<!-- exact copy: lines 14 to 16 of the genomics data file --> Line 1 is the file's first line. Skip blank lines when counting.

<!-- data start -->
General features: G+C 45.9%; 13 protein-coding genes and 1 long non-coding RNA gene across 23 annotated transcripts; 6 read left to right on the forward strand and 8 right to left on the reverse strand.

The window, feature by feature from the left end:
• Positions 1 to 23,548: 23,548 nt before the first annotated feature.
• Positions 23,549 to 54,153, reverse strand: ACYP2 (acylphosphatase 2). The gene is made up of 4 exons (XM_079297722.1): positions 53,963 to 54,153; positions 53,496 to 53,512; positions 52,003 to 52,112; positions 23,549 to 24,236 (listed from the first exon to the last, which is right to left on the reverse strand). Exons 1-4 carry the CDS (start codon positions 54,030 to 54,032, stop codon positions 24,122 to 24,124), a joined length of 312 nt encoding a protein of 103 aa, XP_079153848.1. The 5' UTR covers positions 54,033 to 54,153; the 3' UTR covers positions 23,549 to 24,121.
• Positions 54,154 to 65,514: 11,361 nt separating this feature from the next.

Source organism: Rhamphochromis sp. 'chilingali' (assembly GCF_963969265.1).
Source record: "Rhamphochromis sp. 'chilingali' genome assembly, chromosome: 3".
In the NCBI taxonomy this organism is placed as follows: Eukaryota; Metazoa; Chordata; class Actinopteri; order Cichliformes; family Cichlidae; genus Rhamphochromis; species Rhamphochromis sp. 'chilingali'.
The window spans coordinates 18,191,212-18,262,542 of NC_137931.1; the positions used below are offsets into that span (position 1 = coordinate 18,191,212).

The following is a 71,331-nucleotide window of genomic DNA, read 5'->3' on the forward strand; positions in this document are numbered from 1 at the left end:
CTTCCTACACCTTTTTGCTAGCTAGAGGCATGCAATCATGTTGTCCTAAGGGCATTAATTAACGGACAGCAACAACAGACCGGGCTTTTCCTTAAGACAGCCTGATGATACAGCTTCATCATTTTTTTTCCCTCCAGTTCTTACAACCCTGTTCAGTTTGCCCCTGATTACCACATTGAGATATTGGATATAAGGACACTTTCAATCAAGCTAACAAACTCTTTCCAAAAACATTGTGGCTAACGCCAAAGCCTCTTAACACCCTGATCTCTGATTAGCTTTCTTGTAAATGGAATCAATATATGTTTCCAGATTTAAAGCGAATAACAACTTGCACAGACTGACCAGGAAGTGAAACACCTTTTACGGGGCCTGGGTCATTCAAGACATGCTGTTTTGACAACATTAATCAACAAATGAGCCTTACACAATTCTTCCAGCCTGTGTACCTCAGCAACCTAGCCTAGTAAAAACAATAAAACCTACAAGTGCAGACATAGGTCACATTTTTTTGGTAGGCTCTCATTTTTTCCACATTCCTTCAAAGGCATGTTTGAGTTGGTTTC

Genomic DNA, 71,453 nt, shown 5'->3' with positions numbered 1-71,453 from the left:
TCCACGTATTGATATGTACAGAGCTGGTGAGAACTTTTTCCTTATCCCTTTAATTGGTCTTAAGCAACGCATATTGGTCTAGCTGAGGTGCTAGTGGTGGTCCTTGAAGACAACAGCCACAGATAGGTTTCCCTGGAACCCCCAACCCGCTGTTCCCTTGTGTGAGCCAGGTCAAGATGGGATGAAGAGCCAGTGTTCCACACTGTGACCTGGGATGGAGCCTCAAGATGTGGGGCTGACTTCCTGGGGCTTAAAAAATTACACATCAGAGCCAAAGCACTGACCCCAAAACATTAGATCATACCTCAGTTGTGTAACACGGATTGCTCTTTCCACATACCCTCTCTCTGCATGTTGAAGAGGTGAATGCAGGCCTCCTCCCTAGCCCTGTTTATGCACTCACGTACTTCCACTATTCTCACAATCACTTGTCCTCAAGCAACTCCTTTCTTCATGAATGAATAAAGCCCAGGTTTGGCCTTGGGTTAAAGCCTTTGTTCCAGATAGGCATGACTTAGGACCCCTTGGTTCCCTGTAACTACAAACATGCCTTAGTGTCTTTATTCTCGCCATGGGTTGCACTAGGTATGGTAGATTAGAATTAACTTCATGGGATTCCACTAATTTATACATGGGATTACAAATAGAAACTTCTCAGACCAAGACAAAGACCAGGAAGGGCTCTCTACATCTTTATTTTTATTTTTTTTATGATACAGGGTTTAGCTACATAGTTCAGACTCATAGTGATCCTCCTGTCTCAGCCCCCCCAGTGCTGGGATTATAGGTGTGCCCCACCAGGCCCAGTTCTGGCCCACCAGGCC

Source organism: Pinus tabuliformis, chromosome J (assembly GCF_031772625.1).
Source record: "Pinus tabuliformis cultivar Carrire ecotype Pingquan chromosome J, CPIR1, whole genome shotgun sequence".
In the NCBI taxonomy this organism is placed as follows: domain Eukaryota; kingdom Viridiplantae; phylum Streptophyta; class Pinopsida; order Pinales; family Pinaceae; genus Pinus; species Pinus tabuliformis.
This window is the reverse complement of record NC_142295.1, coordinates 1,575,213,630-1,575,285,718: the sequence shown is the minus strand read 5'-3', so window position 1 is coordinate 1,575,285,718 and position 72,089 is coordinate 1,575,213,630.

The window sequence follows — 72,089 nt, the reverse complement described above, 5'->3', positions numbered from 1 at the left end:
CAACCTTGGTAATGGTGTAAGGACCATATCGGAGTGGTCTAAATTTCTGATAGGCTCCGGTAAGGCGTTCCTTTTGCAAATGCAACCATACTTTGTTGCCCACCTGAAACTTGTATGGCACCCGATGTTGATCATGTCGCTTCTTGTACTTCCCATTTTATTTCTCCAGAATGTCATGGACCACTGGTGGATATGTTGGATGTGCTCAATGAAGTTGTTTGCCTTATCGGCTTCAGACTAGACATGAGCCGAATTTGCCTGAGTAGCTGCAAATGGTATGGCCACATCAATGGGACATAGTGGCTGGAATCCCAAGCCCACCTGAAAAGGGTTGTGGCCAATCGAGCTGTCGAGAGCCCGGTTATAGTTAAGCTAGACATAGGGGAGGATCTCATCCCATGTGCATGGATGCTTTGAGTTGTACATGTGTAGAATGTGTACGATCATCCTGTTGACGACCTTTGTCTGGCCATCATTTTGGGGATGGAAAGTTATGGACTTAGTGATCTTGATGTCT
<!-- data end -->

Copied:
Source organism: Pinus tabuliformis, chromosome J (assembly GCF_031772625.1).
Source record: "Pinus tabuliformis cultivar Carrire ecotype Pingquan chromosome J, CPIR1, whole genome shotgun sequence".
In the NCBI taxonomy this organism is placed as follows: domain Eukaryota; kingdom Viridiplantae; phylum Streptophyta; class Pinopsida; order Pinales; family Pinaceae; genus Pinus; species Pinus tabuliformis.